It’s going to be a big blow for Apple, especially if people are more willing to spend at least a thousand dollars more.

Second Stab – Sexy Base Support

Another important thing to note, which probably should get more attention, is its Zero Gravity Hinge (the base support), which provides seamless transition between desktop mode to studio mode (tablet mode).

Users can change the angle of the display with just one hand, from an upright position to a more comfortable position for drawing.

Third Stab – Surface Dial (Major Damage)

One more thing: Surface Dial. It’s a new peripheral that Microsoft has introduced that definitely made a scene. It can be placed on the screen itself to allow users to choose colors just by turning the dial.

Meanwhile, Apple recently announced a new Macbook Pro with a Touch Bar. Check out this link for more on it.

The TL;DR version

If all you care about are the numbers and the specs, this is what you are looking for.

Microsoft Surface Studio

You can learn more about the Surface Studio in-depth here.

Price Graphics Display Processor Memory Storage
$2,999 NVIDIA GeForce GTX 965M 2GB GDDR5 memory 28″ PixelSense Display, 4500×3000 resolution, 10 point multi-touch, 3:2 aspect ratio 6th Generation Intel Core i5 8GB 1TB Rapid Hybrid Drive
$3,499 NVIDIA GeForce GTX 965M 2GB GDDR5 memory 6th Generation Intel Core i7 16GB 1TB Rapid Hybrid Drive
$4,199 NVIDIA GeForce GTX 980M 4GB GDDR5 memory 6th Generation Intel Core i7 32GB 2TB Rapid Hybrid Drive

Apple 27″ iMac

Price Graphics Display Processor Memory Storage
$1,799 AMD Radeon R9 M380 graphics processor with 2GB of GDDR5 memory 27″ Retina 5K display with IPS technology, 5120×2880 resolution, 16:9 aspect ratio Intel Core i5 8GB 1TB Drive
$1,999 AMD Radeon R9 M390 graphics processor with 2GB of GDDR5 memory Intel Core i7 16GB 1TB Fusion Drive
$2,299 AMD Radeon R9 M395 graphics processor with 2GB of GDDR5 memory. Intel Core i7 32GB 2TB Fusion Drive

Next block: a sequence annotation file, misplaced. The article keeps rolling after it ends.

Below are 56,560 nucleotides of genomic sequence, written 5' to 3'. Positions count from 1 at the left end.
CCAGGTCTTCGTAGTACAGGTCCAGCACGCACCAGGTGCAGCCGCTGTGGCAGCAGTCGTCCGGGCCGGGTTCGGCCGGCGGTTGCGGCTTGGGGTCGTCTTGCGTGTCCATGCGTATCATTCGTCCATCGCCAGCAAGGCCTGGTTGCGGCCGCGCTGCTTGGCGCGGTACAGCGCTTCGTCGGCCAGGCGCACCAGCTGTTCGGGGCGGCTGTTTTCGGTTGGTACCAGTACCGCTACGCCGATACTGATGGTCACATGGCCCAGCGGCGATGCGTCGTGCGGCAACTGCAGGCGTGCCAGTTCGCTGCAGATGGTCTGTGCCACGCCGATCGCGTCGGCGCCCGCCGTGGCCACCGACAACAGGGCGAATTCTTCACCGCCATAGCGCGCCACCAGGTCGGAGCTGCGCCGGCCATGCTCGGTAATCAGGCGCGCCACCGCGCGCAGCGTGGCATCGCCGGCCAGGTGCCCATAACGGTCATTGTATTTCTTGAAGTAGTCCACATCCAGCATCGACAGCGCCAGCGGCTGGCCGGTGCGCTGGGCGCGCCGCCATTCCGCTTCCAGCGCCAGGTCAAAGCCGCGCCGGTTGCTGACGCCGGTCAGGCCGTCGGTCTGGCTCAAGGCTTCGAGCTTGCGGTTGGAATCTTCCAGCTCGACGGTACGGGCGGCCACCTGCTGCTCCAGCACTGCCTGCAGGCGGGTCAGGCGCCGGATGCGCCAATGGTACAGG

What’s the verdict? Surface Studio or iMac?

If you are buying a computer based on its numbers, then without a doubt the iMac wins. But don’t forget that the Surface Studio is something entirely different – it’s a hybrid, and with that the price is justified.

If you are among the creative class who is looking for an “entry-level” desktop computer for work-related matters, the iMac line of 2015 still takes the cake when it comes to price-to-hardware ratio. This is particularly true if you are under budget.

While the base model of the latest iMac series is significantly less powerful than Surface Studio, it still works as one of the finest desktop computers ever built.

But if you are looking to expand your creative arsenal and explore the possibilities of your imagination, and perhaps more importantly if you have the budget, and would like to work by hand, perhaps the Surface Studio is worth a shot.

Read More
Multinational crew leaves space station, returns to Earth

By Irene Klotz

CAPE CANAVERAL, Fla. A joint U.S., Russian and Japanese crew left the International Space Station on Saturday aboard a Russian Soyuz capsule and landed back on Earth, leaving behind three crew mates who arrived at the orbiting outpost just last week.

Station commander Anatoly Ivanishin, with the Russian space agency, NASA astronaut Kate Rubins and Japan’s Takuya Onishi climbed inside the capsule and left the station at 8:35 p.m. EDT, a NASA TV broadcast showed.

The trio made a parachute landing in Kazakhstan at 11:58 p.m. EDT, wrapping up a four-month mission that included the first use of a DNA sequencer in space and installation of a parking spot for upcoming commercial space taxis.

"I'm kind of reluctant to close the hatch," Ivanishin said during a change-of-command ceremony on Friday.

"The time is very special here ... I didn't have time to know what’s going on our planet, and maybe it’s for the better. On the space station, you live in a very friendly, very good environment."

Ivanishin turned over command of the space station, a $100 billion orbiting research lab, to newly arrived U.S. astronaut Shane Kimbrough.

Kimbrough and Russian cosmonauts Sergey Ryzhikov and Andrey Borisenko reached the outpost on Oct. 21.

"We’re sorry we’re only here a week with you," Kimbrough told the departing crew after taking command on Friday. "You guys have trained us well though."

Kimbrough, Ryzhikov and Borisenko will be on their own until next month, when another three crew members are due to reach the station, a project of 15 nations that orbits about 250 miles (418 km) above Earth.

(Editing by Steve Gorman, Nick Macfie and Sam Holmes)

Read More
Older PostNewer Post